Thursday, 12 March 2015

More Learning Curve on This Whole Publishing Thing: Mailing Lists

I keep running into these unexpected roadblocks.  Today's particular challenge: mailing lists.

Initially I thought I would definitely have one, but then I heard how it's becoming more and more obsolete, especially in today's Twitter and Facebook oriented world.  Then I heard scary stories about running afoul of the anti-spam legislation and thought: this is probably something I want to avoid.

Since then I've talked to more authors who say their mailing list is invaluable.  Stuff gets lost in the noise for Twitter and Facebook.  Fans want to know when an author is having a contest or will be at an event or is releasing something new.

Ah, I said to myself (because I talk to myself a lot, I'm kind of like Gollum from Lord of the Rings that way ... even to the point of liking sushi and preferring the night to the day ... comparison is starting to freak me out ... back to mailing lists), this is one of things I should do as a Published Author.  Things which connect to fans are good.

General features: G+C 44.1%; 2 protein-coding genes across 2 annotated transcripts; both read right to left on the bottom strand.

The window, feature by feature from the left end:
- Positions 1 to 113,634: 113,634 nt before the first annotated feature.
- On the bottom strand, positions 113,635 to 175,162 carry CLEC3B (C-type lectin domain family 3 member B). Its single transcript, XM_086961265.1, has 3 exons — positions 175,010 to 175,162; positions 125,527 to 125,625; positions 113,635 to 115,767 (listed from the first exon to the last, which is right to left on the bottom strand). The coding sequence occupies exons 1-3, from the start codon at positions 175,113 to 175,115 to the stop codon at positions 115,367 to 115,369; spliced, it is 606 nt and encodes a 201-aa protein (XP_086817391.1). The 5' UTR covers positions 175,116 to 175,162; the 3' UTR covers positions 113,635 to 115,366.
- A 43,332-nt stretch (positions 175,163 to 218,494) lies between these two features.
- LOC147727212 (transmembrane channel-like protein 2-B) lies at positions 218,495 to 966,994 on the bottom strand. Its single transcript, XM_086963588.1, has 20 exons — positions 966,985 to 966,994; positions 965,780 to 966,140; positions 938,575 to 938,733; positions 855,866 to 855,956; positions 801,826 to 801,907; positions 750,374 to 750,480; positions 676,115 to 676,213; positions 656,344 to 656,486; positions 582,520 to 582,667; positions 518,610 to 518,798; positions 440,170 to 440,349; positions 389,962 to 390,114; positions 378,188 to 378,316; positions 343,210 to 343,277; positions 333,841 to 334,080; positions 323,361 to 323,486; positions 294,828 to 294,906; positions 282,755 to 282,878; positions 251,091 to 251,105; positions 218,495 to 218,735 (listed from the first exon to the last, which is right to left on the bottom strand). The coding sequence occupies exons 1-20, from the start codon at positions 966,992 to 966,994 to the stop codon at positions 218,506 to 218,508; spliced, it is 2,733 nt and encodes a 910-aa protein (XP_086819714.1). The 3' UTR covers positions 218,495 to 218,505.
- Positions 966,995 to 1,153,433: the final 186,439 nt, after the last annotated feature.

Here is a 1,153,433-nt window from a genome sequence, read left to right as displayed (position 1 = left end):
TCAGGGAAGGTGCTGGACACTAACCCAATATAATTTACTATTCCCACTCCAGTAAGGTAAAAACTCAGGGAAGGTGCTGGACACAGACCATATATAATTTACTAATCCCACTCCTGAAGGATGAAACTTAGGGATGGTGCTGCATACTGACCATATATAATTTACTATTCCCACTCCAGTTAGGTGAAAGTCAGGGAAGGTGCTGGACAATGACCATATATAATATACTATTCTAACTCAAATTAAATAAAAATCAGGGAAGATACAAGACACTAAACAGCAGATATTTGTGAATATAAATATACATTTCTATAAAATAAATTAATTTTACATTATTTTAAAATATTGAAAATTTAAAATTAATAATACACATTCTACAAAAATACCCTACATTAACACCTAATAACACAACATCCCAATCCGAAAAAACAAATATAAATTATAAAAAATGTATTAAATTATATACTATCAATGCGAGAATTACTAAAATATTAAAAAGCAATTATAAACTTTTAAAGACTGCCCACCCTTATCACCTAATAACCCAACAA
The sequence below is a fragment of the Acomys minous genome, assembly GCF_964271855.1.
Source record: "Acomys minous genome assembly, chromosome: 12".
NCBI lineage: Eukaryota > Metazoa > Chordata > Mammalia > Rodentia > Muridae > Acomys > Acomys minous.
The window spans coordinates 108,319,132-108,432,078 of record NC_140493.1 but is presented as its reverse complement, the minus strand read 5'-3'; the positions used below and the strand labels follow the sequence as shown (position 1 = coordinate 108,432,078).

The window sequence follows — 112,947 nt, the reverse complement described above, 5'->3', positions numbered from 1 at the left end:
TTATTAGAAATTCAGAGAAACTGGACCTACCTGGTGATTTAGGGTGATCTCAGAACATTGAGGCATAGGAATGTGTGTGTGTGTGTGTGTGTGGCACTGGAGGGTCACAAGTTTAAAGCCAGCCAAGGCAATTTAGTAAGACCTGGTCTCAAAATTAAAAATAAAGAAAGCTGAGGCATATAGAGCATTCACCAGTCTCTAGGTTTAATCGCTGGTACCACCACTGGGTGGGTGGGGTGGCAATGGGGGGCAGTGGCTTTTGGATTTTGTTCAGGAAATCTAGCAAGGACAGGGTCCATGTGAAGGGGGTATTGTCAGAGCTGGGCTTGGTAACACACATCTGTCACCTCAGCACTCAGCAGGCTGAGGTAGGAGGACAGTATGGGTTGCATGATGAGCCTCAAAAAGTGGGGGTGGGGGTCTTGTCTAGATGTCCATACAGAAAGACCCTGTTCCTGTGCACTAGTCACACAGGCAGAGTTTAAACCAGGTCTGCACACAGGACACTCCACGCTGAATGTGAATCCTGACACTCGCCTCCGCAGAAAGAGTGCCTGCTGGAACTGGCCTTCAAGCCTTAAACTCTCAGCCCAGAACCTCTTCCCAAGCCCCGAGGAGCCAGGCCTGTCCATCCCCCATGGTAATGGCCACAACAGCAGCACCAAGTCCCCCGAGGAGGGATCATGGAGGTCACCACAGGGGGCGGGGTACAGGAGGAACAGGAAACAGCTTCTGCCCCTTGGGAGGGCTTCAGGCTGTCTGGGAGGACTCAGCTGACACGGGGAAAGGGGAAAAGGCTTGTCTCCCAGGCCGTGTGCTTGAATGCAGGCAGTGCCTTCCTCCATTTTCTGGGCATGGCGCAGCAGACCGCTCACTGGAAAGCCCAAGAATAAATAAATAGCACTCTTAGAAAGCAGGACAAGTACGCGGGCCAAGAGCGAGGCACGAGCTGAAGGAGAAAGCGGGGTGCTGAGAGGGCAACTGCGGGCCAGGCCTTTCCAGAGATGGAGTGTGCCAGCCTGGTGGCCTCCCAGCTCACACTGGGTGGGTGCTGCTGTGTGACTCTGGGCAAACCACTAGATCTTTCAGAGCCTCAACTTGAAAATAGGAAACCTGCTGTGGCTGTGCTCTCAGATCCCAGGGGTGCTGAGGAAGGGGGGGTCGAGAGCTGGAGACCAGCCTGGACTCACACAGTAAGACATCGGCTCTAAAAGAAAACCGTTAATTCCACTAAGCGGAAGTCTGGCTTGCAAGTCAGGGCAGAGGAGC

I scrape together an hour of time and go boldly forth into the world of MailChimp, a company which manages the actual mailing list for you and keeps up to date on all those pesky anti-spam laws and opt-in/opt-outs for you.  I'm feeling pretty good about myself when I suddenly hit a patch of gravel on my toboggan hill of progress.  (For those who haven't had the pleasure of hurtling down a hill atop a tiny scrap of plastic, it's awesome.  Unless you hit gravel, at which point the sled stops dead and you go tumbling forward for the rest of the ride.)

Young Timmy is caught in my metaphor.

MailChimp wants an address to attach to the form.  An actual physical address where people can send mail to me.

Although I'm all for connecting with fans, I'd rather like to keep the actual place where I hang around in my sweatpants as something of a mystery.  (I'm sure a dedicated stalker can still find me, but I'd prefer not to make it easy for the lazy ones.)  Which means I now need to explore the fascinating and thrilling world of PO Boxes, tool of mass marketing pyramid schemes and spy-action dead drops. 

I wonder if they'll get annoyed if I hum the Mission Impossible theme song every time I go to check the mail?

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